Locke, J.

1690. An Essay Concerning Human Understand-ing. London. 

Lutz, B.

1948. “Ontogenetic Evolution in Frogs.” Evolution, 2:29-39.  

Marshall, A. J.

1954. Bower Birds: Their Displays and Breeding Cycles. The Clarendon Press. New York: Oxford University Press.  

Platt, J. R.

1961. “Properties of Large Molecules that Go Beyond the Properties of Their Chemical Subgroups.” Journal of Theoretical Biology, 342-358.  

Schmitt, F. O.

1963. “The Macromolecular Assemblya Hier-archical Entity in Cellular Organization.” Developmental Biology, 7:549-559.  

Thompson, D’Arcy W.

1951. On Growth and Form. Third edition. New York: Cambridge University Press.  

Tinbergen, N.

1951. The Study of Instinct. New York: Oxford University Press.  

Tschanz, B.

1959. “Zur Brutbiologie der Trottellumme (Uria aalge aalge Pont).” Behaviour, 14: 1-100.  

Twitty, V. c., and M. C. Niu.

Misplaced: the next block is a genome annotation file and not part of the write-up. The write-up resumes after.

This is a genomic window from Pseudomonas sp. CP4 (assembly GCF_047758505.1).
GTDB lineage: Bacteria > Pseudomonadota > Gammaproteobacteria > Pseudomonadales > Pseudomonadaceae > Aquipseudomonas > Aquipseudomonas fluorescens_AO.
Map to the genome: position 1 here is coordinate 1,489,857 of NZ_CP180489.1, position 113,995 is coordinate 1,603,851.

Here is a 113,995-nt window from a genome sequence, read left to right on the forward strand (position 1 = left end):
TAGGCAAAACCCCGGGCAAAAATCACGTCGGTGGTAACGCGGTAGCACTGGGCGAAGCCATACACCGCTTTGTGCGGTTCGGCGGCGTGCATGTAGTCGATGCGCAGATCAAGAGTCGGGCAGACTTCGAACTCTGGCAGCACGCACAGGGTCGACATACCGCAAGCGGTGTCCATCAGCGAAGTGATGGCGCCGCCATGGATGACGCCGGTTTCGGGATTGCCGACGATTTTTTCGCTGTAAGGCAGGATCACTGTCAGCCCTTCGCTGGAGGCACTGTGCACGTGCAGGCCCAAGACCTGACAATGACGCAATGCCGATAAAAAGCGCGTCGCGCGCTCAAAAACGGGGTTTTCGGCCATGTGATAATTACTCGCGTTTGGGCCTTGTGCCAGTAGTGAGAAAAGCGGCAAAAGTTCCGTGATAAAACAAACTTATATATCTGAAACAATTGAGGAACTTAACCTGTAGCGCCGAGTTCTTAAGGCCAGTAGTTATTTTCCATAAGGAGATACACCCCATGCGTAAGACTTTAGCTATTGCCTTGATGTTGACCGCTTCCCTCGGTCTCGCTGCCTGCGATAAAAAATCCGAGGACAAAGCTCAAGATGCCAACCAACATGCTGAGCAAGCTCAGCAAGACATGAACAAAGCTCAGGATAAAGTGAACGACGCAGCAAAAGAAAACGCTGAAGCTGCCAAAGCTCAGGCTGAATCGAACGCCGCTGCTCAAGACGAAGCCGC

1954. “The Motivation of Cell Migration, Studied by Isolation of Embryonic Pigment Cells Singly and in Small Groups in Vitro.” Journal of Experimental Zoology, 125:541-573.  

VonHolst, E.

1957. “Aktive Leistungen der menschlichen Gesichtswahrnehmung.” Studium Generale X, 231-243. 

Weiss, P.

1958. [Discussion]. In Conference on Dynamics of Proliferating Tissues, D. Price, editor. Chicago: University of Chicago Press.

1959. [Discussion]. In Symposium on Endocrines in Development, R. L.  Watterson, editor. Chicago: University of Chicago Press.  

Yerkes, R. M., and A. W. Yerkes.

1929. The Great Apes: A Study in Anthropoid Life. New Haven: Yale Uniiversity Press.  

Young, P. T.

1955. “Comments on Professor Rotter’s Paper.” Pages 271-274, in Nebraska Symposium on Motivation, M. R. Jones, editor: Lincoln: University of Nebraska Press.

Langer main page